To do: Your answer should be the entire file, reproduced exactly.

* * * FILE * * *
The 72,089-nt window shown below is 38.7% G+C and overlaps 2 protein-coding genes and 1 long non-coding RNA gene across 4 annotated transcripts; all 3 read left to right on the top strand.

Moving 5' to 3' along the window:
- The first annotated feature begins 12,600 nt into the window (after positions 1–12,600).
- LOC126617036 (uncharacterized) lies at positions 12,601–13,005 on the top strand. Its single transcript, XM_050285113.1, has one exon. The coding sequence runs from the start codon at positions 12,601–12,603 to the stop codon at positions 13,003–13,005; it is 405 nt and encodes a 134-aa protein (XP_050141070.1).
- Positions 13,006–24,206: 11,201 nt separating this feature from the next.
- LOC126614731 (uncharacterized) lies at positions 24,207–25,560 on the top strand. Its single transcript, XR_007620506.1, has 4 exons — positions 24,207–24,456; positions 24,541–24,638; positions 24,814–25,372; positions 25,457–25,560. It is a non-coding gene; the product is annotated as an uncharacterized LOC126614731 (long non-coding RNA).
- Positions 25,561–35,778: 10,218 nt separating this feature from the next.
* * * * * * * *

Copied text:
The 72,089-nt window shown below is 38.7% G+C and overlaps 2 protein-coding genes and 1 long non-coding RNA gene across 4 annotated transcripts; all 3 read left to right on the top strand.

Moving 5' to 3' along the window:
- The first annotated feature begins 12,600 nt into the window (after positions 1–12,600).
- LOC126617036 (uncharacterized) lies at positions 12,601–13,005 on the top strand. Its single transcript, XM_050285113.1, has one exon. The coding sequence runs from the start codon at positions 12,601–12,603 to the stop codon at positions 13,003–13,005; it is 405 nt and encodes a 134-aa protein (XP_050141070.1).
- Positions 13,006–24,206: 11,201 nt separating this feature from the next.
- LOC126614731 (uncharacterized) lies at positions 24,207–25,560 on the top strand. Its single transcript, XR_007620506.1, has 4 exons — positions 24,207–24,456; positions 24,541–24,638; positions 24,814–25,372; positions 25,457–25,560. It is a non-coding gene; the product is annotated as an uncharacterized LOC126614731 (long non-coding RNA).
- Positions 25,561–35,778: 10,218 nt separating this feature from the next.